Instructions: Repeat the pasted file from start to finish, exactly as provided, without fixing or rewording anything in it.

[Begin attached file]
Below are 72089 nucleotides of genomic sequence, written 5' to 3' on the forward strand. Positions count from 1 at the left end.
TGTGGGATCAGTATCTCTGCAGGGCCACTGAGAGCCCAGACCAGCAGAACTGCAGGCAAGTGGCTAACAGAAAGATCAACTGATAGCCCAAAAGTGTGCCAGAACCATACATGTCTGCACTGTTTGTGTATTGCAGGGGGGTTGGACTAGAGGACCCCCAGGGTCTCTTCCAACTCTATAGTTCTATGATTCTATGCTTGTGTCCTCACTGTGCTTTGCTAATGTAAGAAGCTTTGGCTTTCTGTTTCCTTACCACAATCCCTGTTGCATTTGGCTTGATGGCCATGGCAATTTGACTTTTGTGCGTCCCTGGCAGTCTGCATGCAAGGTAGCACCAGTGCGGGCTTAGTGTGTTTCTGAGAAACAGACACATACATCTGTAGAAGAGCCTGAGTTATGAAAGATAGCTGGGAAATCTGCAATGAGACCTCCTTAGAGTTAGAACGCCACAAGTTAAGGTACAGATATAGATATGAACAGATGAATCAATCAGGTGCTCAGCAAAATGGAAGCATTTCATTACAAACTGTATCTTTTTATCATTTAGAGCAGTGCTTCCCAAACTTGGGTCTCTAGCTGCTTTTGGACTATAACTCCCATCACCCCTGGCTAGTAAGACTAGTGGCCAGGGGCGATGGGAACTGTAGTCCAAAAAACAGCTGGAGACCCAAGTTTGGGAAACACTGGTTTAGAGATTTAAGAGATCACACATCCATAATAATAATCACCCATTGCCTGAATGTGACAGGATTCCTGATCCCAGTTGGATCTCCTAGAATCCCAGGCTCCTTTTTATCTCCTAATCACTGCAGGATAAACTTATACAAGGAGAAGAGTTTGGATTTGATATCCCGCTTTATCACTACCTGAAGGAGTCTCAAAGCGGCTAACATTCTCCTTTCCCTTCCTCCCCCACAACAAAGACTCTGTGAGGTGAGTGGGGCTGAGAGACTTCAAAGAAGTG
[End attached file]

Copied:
Below are 72089 nucleotides of genomic sequence, written 5' to 3' on the forward strand. Positions count from 1 at the left end.
TGTGGGATCAGTATCTCTGCAGGGCCACTGAGAGCCCAGACCAGCAGAACTGCAGGCAAGTGGCTAACAGAAAGATCAACTGATAGCCCAAAAGTGTGCCAGAACCATACATGTCTGCACTGTTTGTGTATTGCAGGGGGGTTGGACTAGAGGACCCCCAGGGTCTCTTCCAACTCTATAGTTCTATGATTCTATGCTTGTGTCCTCACTGTGCTTTGCTAATGTAAGAAGCTTTGGCTTTCTGTTTCCTTACCACAATCCCTGTTGCATTTGGCTTGATGGCCATGGCAATTTGACTTTTGTGCGTCCCTGGCAGTCTGCATGCAAGGTAGCACCAGTGCGGGCTTAGTGTGTTTCTGAGAAACAGACACATACATCTGTAGAAGAGCCTGAGTTATGAAAGATAGCTGGGAAATCTGCAATGAGACCTCCTTAGAGTTAGAACGCCACAAGTTAAGGTACAGATATAGATATGAACAGATGAATCAATCAGGTGCTCAGCAAAATGGAAGCATTTCATTACAAACTGTATCTTTTTATCATTTAGAGCAGTGCTTCCCAAACTTGGGTCTCTAGCTGCTTTTGGACTATAACTCCCATCACCCCTGGCTAGTAAGACTAGTGGCCAGGGGCGATGGGAACTGTAGTCCAAAAAACAGCTGGAGACCCAAGTTTGGGAAACACTGGTTTAGAGATTTAAGAGATCACACATCCATAATAATAATCACCCATTGCCTGAATGTGACAGGATTCCTGATCCCAGTTGGATCTCCTAGAATCCCAGGCTCCTTTTTATCTCCTAATCACTGCAGGATAAACTTATACAAGGAGAAGAGTTTGGATTTGATATCCCGCTTTATCACTACCTGAAGGAGTCTCAAAGCGGCTAACATTCTCCTTTCCCTTCCTCCCCCACAACAAAGACTCTGTGAGGTGAGTGGGGCTGAGAGACTTCAAAGAAGTG